After fleeing, her family stayed in capital city Tbilisi with no income. They decided to move to Kutaisi city where they worked for two years at an IDP-founded company ‘Org. Technics’. After that, she returned to Tbilisi and worked ten years for the American company ‘Finca’. However, she returned to Kutaisi again and started to work for ‘Fund of Women Entrepreneurs’ (FEW). Natruli often thinks about coming back, but it is not that easy: “Abkhazia causes me a lot of pain and I hope to return one day. However, I found out that our former apartment in Abkhazia was sold numerous times without us knowing.”

Talking about IDPs integration at the office of FWE in Kutaisi. Photo: KRES / PU students

An integration process of IDPs in Georgia

Integration was not hard for her: “My children have Georgian nationality and they also have the status of IDPs. Although we can travel freely, they cannot return to Abkhazia.” Generally, IDPs are associated with homeless people and minorities. She finds that very depressing.

The IDP situation related to living conditions is not pleasant. There are no employment opportunities, socio-economic conditions are inefficient, and the integration process is very slow. These people have no hope for tomorrow’s day. IDPs cannot return home because the state cannot ensure them safety. Additionally, the Abkhazian authorities forbid their return.

This was one of the reasons why a non-profit charity organisation ‘Fund of Women Entrepreneurs’ (FEW) was founded on in July 2003. But it also means that FEW has worked with people from migration waves before Russian-Georgian war in 2008. Natruli talks about the location of FEW office: “Our office is located in Kutaisi (Imereti region). IDPs were forced to migrate from Abkchazia and they stayed in regions that were under Georgian jurisdiction, hoping that they would return soon. However, they could not return 26 years. FEW uses the knowledge and experience of IDPs, as well as local residents.”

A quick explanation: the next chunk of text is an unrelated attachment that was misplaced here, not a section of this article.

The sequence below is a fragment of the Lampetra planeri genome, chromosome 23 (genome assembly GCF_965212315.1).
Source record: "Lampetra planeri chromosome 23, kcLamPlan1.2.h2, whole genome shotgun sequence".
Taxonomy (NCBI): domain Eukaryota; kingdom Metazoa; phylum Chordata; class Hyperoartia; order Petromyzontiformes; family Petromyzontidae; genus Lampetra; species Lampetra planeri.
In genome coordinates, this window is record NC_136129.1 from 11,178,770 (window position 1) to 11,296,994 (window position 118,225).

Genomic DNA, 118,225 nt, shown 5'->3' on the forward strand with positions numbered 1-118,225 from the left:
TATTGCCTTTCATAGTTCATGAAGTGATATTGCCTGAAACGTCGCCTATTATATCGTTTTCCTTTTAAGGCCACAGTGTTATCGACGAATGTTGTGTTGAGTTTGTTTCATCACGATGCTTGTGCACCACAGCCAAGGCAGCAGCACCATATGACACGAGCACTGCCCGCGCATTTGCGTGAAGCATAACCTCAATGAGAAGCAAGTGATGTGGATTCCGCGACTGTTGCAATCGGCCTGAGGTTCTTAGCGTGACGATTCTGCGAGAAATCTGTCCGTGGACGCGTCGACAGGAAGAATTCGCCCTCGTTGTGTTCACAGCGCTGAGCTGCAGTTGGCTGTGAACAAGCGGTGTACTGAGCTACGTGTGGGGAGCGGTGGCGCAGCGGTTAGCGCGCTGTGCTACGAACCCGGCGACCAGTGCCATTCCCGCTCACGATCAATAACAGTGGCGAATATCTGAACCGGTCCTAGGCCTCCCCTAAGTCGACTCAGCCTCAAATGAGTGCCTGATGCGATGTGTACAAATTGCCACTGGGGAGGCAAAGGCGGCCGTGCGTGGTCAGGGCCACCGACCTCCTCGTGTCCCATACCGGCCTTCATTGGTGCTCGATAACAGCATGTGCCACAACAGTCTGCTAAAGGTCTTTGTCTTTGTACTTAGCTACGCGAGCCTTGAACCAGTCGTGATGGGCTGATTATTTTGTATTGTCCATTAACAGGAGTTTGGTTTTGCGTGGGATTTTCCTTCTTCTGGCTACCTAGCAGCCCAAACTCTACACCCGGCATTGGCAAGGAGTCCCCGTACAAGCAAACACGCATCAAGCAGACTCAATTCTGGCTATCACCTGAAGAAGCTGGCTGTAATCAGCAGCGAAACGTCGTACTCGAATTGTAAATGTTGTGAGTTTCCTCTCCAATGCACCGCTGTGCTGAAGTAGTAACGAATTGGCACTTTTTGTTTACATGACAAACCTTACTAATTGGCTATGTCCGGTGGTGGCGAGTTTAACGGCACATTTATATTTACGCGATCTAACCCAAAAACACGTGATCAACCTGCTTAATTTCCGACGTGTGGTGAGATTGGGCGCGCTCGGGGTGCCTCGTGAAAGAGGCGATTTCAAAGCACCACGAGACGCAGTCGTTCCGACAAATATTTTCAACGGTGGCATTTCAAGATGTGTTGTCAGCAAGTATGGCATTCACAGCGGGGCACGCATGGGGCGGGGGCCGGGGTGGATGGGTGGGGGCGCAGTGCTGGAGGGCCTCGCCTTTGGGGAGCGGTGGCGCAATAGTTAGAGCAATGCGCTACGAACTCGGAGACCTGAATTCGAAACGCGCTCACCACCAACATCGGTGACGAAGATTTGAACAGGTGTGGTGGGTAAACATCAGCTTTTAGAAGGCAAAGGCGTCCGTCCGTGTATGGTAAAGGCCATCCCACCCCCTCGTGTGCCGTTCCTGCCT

Listening to IDPs stories at the office of FWE in Kutaisi. Photo: KRES / PU students

The main priorities of ‘Fund of Women Entrepreneurs’ (FEW)

One of FWE main objectives and projects is called ‘Step by Step to a Better Future’, meaning, that they work on the integration and rehabilitation process of people that are in conflict with the law. They do this through psychological and legal advice, informal education, and requalification courses. Natruli describes another FEW project: “Another of our objectives and projects is the ‘Education and Rehabilitation centre FEW’. The centre’s purpose is to serve as a facility for women who are victims of violence or are in harm. We offer psychological and legal services and assistance with employment search.”

Georgian government reacts very insufficiently. The FWE oftentimes substitutes the role of the state – FWE offers support with finding jobs and we help with the integration process. But it does not have any impact on Natruli’s work.

This project assistant feels proud about her job for FEW: “I gained a lot of experience through work with different social groups. On daily basis I listen to many stories from female IDPs – very similar to mine or even worse. So I consider my work as a mission to help people with the same fate as I had.”


Written by: Anna Lodinova, the Department of Development and Environmental Studies of Palacky University in Olomouc, Czechia, Photo: KRES

Note: The article, as well as the entire field trip to Georgia is a part of the development education project ‘Development Cooperation First Hand’, supported by Czech Development Agency (CRA – CzechAid).



About Media about Development

Writing hope-based stories and reporting about global challenges, international development topics, community development projects (in Slovak, Czech and English language)